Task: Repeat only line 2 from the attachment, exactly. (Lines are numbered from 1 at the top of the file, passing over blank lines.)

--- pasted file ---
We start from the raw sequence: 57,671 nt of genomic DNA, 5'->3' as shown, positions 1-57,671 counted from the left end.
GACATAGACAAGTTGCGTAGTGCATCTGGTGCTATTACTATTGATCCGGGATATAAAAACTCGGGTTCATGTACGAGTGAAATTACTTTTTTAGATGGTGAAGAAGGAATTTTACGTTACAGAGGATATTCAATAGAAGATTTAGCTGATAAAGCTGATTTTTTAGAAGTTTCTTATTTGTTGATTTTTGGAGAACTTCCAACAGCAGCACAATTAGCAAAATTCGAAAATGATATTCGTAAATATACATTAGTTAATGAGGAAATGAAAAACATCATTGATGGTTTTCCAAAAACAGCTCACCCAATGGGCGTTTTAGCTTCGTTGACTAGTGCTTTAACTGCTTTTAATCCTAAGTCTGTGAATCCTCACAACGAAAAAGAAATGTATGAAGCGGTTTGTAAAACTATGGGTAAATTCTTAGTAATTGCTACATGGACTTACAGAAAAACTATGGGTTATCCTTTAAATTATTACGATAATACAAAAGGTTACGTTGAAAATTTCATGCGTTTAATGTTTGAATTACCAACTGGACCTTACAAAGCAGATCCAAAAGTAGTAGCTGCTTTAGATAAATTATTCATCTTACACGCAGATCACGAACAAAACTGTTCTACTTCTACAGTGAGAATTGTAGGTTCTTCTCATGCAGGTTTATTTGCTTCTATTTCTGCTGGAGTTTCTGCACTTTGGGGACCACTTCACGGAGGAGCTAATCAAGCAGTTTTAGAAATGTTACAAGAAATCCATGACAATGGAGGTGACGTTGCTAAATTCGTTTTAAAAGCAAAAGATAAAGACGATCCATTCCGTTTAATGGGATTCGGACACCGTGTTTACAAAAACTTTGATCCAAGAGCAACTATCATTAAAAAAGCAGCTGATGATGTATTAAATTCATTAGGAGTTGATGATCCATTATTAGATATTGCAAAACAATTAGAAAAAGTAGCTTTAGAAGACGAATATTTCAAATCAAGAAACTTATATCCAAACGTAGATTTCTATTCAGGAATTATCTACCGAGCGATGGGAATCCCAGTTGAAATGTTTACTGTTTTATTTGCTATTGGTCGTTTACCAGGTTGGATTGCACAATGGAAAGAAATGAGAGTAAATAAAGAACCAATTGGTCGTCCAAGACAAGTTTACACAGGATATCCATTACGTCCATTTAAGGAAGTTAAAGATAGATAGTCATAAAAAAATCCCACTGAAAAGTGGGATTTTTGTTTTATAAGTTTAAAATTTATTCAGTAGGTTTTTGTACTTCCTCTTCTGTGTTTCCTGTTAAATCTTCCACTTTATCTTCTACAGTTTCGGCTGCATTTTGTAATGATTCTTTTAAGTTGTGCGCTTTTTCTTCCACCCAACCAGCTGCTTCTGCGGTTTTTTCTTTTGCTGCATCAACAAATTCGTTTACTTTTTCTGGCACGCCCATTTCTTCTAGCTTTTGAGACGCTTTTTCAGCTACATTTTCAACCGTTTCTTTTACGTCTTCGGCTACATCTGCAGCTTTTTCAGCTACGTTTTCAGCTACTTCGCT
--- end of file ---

GACATAGACAAGTTGCGTAGTGCATCTGGTGCTATTACTATTGATCCGGGATATAAAAACTCGGGTTCATGTACGAGTGAAATTACTTTTTTAGATGGTGAAGAAGGAATTTTACGTTACAGAGGATATTCAATAGAAGATTTAGCTGATAAAGCTGATTTTTTAGAAGTTTCTTATTTGTTGATTTTTGGAGAACTTCCAACAGCAGCACAATTAGCAAAATTCGAAAATGATATTCGTAAATATACATTAGTTAATGAGGAAATGAAAAACATCATTGATGGTTTTCCAAAAACAGCTCACCCAATGGGCGTTTTAGCTTCGTTGACTAGTGCTTTAACTGCTTTTAATCCTAAGTCTGTGAATCCTCACAACGAAAAAGAAATGTATGAAGCGGTTTGTAAAACTATGGGTAAATTCTTAGTAATTGCTACATGGACTTACAGAAAAACTATGGGTTATCCTTTAAATTATTACGATAATACAAAAGGTTACGTTGAAAATTTCATGCGTTTAATGTTTGAATTACCAACTGGACCTTACAAAGCAGATCCAAAAGTAGTAGCTGCTTTAGATAAATTATTCATCTTACACGCAGATCACGAACAAAACTGTTCTACTTCTACAGTGAGAATTGTAGGTTCTTCTCATGCAGGTTTATTTGCTTCTATTTCTGCTGGAGTTTCTGCACTTTGGGGACCACTTCACGGAGGAGCTAATCAAGCAGTTTTAGAAATGTTACAAGAAATCCATGACAATGGAGGTGACGTTGCTAAATTCGTTTTAAAAGCAAAAGATAAAGACGATCCATTCCGTTTAATGGGATTCGGACACCGTGTTTACAAAAACTTTGATCCAAGAGCAACTATCATTAAAAAAGCAGCTGATGATGTATTAAATTCATTAGGAGTTGATGATCCATTATTAGATATTGCAAAACAATTAGAAAAAGTAGCTTTAGAAGACGAATATTTCAAATCAAGAAACTTATATCCAAACGTAGATTTCTATTCAGGAATTATCTACCGAGCGATGGGAATCCCAGTTGAAATGTTTACTGTTTTATTTGCTATTGGTCGTTTACCAGGTTGGATTGCACAATGGAAAGAAATGAGAGTAAATAAAGAACCAATTGGTCGTCCAAGACAAGTTTACACAGGATATCCATTACGTCCATTTAAGGAAGTTAAAGATAGATAGTCATAAAAAAATCCCACTGAAAAGTGGGATTTTTGTTTTATAAGTTTAAAATTTATTCAGTAGGTTTTTGTACTTCCTCTTCTGTGTTTCCTGTTAAATCTTCCACTTTATCTTCTACAGTTTCGGCTGCATTTTGTAATGATTCTTTTAAGTTGTGCGCTTTTTCTTCCACCCAACCAGCTGCTTCTGCGGTTTTTTCTTTTGCTGCATCAACAAATTCGTTTACTTTTTCTGGCACGCCCATTTCTTCTAGCTTTTGAGACGCTTTTTCAGCTACATTTTCAACCGTTTCTTTTACGTCTTCGGCTACATCTGCAGCTTTTTCAGCTACGTTTTCAGCTACTTCGCT